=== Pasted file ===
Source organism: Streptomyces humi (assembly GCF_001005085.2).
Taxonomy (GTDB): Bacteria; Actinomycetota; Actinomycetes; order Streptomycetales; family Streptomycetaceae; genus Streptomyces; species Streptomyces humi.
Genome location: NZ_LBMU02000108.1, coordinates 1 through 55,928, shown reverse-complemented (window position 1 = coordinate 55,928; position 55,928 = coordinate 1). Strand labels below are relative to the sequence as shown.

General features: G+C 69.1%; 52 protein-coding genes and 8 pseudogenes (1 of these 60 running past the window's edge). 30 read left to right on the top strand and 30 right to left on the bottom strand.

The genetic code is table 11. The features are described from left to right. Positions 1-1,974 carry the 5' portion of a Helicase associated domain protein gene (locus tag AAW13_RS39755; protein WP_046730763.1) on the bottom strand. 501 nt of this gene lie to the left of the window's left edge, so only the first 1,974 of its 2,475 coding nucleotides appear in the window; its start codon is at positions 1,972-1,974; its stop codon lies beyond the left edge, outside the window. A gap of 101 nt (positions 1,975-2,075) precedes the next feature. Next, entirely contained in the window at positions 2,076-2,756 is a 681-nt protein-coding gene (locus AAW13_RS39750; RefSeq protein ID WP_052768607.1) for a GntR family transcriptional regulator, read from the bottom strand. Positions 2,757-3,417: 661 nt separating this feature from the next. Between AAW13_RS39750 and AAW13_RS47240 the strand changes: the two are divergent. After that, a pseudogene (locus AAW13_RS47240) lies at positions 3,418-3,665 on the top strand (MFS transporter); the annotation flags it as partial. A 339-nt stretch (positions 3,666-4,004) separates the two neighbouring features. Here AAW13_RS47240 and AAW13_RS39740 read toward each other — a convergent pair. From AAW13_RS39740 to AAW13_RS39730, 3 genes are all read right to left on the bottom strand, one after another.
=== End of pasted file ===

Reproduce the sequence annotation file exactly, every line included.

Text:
Source organism: Streptomyces humi (assembly GCF_001005085.2).
Taxonomy (GTDB): Bacteria; Actinomycetota; Actinomycetes; order Streptomycetales; family Streptomycetaceae; genus Streptomyces; species Streptomyces humi.
Genome location: NZ_LBMU02000108.1, coordinates 1 through 55,928, shown reverse-complemented (window position 1 = coordinate 55,928; position 55,928 = coordinate 1). Strand labels below are relative to the sequence as shown.

General features: G+C 69.1%; 52 protein-coding genes and 8 pseudogenes (1 of these 60 running past the window's edge). 30 read left to right on the top strand and 30 right to left on the bottom strand.

The genetic code is table 11. The features are described from left to right. Positions 1-1,974 carry the 5' portion of a Helicase associated domain protein gene (locus tag AAW13_RS39755; protein WP_046730763.1) on the bottom strand. 501 nt of this gene lie to the left of the window's left edge, so only the first 1,974 of its 2,475 coding nucleotides appear in the window; its start codon is at positions 1,972-1,974; its stop codon lies beyond the left edge, outside the window. A gap of 101 nt (positions 1,975-2,075) precedes the next feature. Next, entirely contained in the window at positions 2,076-2,756 is a 681-nt protein-coding gene (locus AAW13_RS39750; RefSeq protein ID WP_052768607.1) for a GntR family transcriptional regulator, read from the bottom strand. Positions 2,757-3,417: 661 nt separating this feature from the next. Between AAW13_RS39750 and AAW13_RS47240 the strand changes: the two are divergent. After that, a pseudogene (locus AAW13_RS47240) lies at positions 3,418-3,665 on the top strand (MFS transporter); the annotation flags it as partial. A 339-nt stretch (positions 3,666-4,004) separates the two neighbouring features. Here AAW13_RS47240 and AAW13_RS39740 read toward each other — a convergent pair. From AAW13_RS39740 to AAW13_RS39730, 3 genes are all read right to left on the bottom strand, one after another.